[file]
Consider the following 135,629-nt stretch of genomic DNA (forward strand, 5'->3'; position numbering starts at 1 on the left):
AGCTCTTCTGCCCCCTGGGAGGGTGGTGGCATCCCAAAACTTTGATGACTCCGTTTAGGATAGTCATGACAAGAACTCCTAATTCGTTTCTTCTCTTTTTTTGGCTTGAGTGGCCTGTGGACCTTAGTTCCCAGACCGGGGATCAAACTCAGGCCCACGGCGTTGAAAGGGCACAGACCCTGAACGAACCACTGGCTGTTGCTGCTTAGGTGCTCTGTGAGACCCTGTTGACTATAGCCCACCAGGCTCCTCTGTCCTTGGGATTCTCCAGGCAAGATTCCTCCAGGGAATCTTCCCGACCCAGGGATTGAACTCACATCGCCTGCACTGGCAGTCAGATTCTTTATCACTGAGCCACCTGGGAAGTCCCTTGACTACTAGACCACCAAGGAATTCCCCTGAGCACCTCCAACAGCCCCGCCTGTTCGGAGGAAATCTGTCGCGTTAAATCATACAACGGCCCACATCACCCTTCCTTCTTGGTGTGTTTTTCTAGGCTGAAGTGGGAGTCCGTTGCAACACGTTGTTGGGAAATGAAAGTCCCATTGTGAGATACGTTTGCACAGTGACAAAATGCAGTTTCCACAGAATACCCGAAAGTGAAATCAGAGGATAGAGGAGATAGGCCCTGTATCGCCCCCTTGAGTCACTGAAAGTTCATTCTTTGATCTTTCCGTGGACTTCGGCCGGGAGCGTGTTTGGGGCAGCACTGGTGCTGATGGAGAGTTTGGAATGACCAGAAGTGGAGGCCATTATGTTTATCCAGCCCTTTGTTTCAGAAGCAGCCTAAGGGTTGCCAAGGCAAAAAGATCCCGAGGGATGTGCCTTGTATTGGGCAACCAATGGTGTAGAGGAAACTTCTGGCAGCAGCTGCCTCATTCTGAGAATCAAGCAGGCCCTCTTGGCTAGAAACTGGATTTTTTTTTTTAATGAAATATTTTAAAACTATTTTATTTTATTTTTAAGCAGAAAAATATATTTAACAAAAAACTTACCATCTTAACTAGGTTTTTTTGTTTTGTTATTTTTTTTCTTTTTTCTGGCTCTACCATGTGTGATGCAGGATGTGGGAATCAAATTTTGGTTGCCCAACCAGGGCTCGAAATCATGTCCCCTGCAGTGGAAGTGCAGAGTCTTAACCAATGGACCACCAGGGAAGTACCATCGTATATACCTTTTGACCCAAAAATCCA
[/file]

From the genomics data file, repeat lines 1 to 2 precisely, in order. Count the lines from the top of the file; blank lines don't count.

Consider the following 135,629-nt stretch of genomic DNA (forward strand, 5'->3'; position numbering starts at 1 on the left):
AGCTCTTCTGCCCCCTGGGAGGGTGGTGGCATCCCAAAACTTTGATGACTCCGTTTAGGATAGTCATGACAAGAACTCCTAATTCGTTTCTTCTCTTTTTTTGGCTTGAGTGGCCTGTGGACCTTAGTTCCCAGACCGGGGATCAAACTCAGGCCCACGGCGTTGAAAGGGCACAGACCCTGAACGAACCACTGGCTGTTGCTGCTTAGGTGCTCTGTGAGACCCTGTTGACTATAGCCCACCAGGCTCCTCTGTCCTTGGGATTCTCCAGGCAAGATTCCTCCAGGGAATCTTCCCGACCCAGGGATTGAACTCACATCGCCTGCACTGGCAGTCAGATTCTTTATCACTGAGCCACCTGGGAAGTCCCTTGACTACTAGACCACCAAGGAATTCCCCTGAGCACCTCCAACAGCCCCGCCTGTTCGGAGGAAATCTGTCGCGTTAAATCATACAACGGCCCACATCACCCTTCCTTCTTGGTGTGTTTTTCTAGGCTGAAGTGGGAGTCCGTTGCAACACGTTGTTGGGAAATGAAAGTCCCATTGTGAGATACGTTTGCACAGTGACAAAATGCAGTTTCCACAGAATACCCGAAAGTGAAATCAGAGGATAGAGGAGATAGGCCCTGTATCGCCCCCTTGAGTCACTGAAAGTTCATTCTTTGATCTTTCCGTGGACTTCGGCCGGGAGCGTGTTTGGGGCAGCACTGGTGCTGATGGAGAGTTTGGAATGACCAGAAGTGGAGGCCATTATGTTTATCCAGCCCTTTGTTTCAGAAGCAGCCTAAGGGTTGCCAAGGCAAAAAGATCCCGAGGGATGTGCCTTGTATTGGGCAACCAATGGTGTAGAGGAAACTTCTGGCAGCAGCTGCCTCATTCTGAGAATCAAGCAGGCCCTCTTGGCTAGAAACTGGATTTTTTTTTTTAATGAAATATTTTAAAACTATTTTATTTTATTTTTAAGCAGAAAAATATATTTAACAAAAAACTTACCATCTTAACTAGGTTTTTTTGTTTTGTTATTTTTTTTCTTTTTTCTGGCTCTACCATGTGTGATGCAGGATGTGGGAATCAAATTTTGGTTGCCCAACCAGGGCTCGAAATCATGTCCCCTGCAGTGGAAGTGCAGAGTCTTAACCAATGGACCACCAGGGAAGTACCATCGTATATACCTTTTGACCCAAAAATCCA